The Obama administration has been pushing Congress to repeal DADT as courts have also been weighing in on the issue. Earlier this month, the Senate Armed Services Committee (SASC) [official website] heard conflicting testimony [JURIST report] from top military leaders on the services' readiness to repeal DADT. The hearing was held to review a Department of Defense (DOD) [official website] report [text, PDF; JURIST report], released earlier that week, which concluded that repealing DADT would only minimally effect military effectiveness, soldier retention and family readiness. Last month, US Air Force Major Margaret Witt, who was discharged under DADT, became the first openly gay person to serve in the US military after the Obama administration did not pursue a stay of a previous federal court decision ordering her reinstatement [JURIST reports]. Also in November, Defense Secretary Robert Gates called on the 112th Congress to repeal DADT [JURIST report]. Gates issued a memorandum in October limiting the authority to discharge openly gay service members [JURIST report] to five senior DOD officials. The policy was struck down by a federal court in September, but an appeals court has since stayed that ruling [JURIST reports]. Since the enactment of DADT in 1993, approximately 13,000 servicemen and women have been discharged from the armed forces as a result of the policy.




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DOJ sues BP over Gulf oil spill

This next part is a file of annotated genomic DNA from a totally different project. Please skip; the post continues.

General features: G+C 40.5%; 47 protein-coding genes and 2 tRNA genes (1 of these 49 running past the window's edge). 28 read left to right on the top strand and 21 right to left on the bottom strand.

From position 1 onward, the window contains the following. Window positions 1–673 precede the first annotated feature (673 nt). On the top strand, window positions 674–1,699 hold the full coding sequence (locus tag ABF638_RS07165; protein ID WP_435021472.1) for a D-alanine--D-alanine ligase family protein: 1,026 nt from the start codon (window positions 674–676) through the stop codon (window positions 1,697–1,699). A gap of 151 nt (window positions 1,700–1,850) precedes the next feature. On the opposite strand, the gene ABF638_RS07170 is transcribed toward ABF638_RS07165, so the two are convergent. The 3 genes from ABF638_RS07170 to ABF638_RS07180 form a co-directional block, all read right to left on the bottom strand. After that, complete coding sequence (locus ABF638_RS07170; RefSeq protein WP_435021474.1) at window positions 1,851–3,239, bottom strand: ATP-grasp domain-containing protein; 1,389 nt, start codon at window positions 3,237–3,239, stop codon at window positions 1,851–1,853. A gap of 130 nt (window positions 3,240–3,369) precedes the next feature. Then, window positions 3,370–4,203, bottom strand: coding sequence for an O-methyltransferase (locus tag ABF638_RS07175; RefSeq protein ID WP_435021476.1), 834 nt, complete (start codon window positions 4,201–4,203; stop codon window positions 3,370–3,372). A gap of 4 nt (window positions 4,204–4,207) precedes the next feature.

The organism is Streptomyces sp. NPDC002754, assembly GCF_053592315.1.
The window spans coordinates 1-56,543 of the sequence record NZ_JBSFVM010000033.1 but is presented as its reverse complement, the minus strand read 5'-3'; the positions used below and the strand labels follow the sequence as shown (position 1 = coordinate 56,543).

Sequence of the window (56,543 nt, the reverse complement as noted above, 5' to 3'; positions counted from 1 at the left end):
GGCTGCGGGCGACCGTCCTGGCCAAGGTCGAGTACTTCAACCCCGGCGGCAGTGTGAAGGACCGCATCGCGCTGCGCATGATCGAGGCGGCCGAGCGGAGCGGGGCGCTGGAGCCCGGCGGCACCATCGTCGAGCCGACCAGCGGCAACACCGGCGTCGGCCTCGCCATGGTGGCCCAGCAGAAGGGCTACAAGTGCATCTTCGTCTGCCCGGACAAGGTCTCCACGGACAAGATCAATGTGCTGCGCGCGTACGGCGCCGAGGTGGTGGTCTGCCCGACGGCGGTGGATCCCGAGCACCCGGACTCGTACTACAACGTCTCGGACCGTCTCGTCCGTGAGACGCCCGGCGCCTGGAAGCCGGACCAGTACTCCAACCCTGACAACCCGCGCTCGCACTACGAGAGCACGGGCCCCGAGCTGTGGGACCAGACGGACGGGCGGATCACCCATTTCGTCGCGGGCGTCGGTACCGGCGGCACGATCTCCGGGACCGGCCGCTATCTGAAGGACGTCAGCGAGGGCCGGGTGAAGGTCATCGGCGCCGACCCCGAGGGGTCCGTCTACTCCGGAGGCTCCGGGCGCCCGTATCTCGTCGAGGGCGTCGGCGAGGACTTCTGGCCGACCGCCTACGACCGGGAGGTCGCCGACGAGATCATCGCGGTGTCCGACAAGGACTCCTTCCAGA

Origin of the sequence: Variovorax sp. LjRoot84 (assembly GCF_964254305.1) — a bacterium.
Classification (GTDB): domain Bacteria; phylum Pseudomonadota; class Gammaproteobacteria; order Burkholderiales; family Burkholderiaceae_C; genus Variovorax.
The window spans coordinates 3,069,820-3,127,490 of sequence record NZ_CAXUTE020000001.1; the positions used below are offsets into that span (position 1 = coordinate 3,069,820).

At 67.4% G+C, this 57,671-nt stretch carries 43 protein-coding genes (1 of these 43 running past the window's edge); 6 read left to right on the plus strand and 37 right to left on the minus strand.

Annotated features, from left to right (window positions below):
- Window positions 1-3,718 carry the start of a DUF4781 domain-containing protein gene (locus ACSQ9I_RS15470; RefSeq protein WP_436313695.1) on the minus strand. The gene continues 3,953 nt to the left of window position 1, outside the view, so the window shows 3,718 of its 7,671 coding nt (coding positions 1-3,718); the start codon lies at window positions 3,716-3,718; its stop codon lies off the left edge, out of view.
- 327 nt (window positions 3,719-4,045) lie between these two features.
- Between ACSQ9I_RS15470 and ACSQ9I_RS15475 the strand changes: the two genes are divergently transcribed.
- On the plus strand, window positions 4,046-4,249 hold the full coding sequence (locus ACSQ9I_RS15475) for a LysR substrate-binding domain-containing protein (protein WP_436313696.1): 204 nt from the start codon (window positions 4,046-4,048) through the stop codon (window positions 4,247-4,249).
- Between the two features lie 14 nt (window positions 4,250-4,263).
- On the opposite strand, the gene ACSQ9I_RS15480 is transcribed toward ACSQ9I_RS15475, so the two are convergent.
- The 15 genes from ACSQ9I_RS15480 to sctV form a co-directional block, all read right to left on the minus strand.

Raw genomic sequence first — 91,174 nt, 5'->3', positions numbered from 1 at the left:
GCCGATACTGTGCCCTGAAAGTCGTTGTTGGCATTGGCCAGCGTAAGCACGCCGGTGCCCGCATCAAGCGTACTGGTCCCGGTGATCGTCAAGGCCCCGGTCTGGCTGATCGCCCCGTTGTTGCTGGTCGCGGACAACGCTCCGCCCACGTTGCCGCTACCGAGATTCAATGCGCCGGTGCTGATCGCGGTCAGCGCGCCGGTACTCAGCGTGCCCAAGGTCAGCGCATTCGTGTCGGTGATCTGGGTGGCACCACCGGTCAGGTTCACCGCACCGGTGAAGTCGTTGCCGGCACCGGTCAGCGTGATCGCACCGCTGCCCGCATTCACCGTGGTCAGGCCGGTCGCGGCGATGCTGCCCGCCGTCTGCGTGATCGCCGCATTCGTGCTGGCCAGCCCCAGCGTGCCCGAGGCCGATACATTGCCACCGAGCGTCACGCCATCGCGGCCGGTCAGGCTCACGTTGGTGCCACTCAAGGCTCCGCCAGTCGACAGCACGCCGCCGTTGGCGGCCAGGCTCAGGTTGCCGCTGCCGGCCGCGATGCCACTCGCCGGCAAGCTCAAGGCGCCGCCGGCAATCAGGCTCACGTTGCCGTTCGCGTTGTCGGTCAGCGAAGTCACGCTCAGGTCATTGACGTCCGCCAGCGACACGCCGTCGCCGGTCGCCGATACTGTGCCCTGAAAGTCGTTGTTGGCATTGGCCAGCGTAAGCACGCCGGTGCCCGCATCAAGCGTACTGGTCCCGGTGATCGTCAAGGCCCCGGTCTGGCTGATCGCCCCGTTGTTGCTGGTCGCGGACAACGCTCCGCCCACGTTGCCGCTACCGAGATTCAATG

Jaclyn Belczyk on December 15, 2010 2:48 PM ET

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[JURIST] The US Department of Justice (DOJ) [official website] filed suit [complaint text; press release] Wednesday against units of British Petroleum (BP) [corporate website] and several other companies over the April Deepwater Horizon oil spill [BBC backgrounder; JURIST news archive], which resulted in an estimated 4.9 million barrels of oil flowing into the Gulf of Mexico. The lawsuit, filed in the US District Court for the Eastern District of Louisiana [official website], seeks civil penalties under the Clean Water Act and asks the court to declare eight of the defendants liable without limitation under the Oil Pollution Act [materials] for all removal costs and damages caused by the oil spill, including damages to natural resources. The defendants include BP Exploration and Production Inc.; Anadarko Exploration & Production LP and Anadarko Petroleum Corporation (Anadarko Defendants); MOEX Offshore 2007 LLC, Triton Asset Leasing GMBH, Transocean Holdings LLC, Transocean Offshore Deepwater Drilling Inc. and Transocean Deepwater Inc. (Transocean Defendants); and BP's insurer, QBE Underwriting Ltd./Lloyd's Syndicate 1036. Announcing the lawsuit, US Attorney General Eric Holder said:
We intend to prove that these defendants are responsible for government removal costs, economic losses, and environmental damages without limitation. Even though the spill has been contained, the Department's focus on investigating this disaster and preventing future devastation has not wavered. Both our civil and criminal investigations continue, and our work to ensure that the American taxpayers are not forced to bear the costs of restoring the gulf area and its economy is moving forward.